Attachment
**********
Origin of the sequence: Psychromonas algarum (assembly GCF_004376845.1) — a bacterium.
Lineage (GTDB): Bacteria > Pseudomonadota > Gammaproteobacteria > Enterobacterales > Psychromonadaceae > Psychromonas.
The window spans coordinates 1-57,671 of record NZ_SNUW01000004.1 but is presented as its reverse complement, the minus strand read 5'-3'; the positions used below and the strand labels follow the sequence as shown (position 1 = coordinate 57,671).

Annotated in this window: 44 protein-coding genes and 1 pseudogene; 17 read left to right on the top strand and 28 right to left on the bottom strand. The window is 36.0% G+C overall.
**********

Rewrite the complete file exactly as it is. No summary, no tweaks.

Origin of the sequence: Psychromonas algarum (assembly GCF_004376845.1) — a bacterium.
Lineage (GTDB): Bacteria > Pseudomonadota > Gammaproteobacteria > Enterobacterales > Psychromonadaceae > Psychromonas.
The window spans coordinates 1-57,671 of record NZ_SNUW01000004.1 but is presented as its reverse complement, the minus strand read 5'-3'; the positions used below and the strand labels follow the sequence as shown (position 1 = coordinate 57,671).

Annotated in this window: 44 protein-coding genes and 1 pseudogene; 17 read left to right on the top strand and 28 right to left on the bottom strand. The window is 36.0% G+C overall.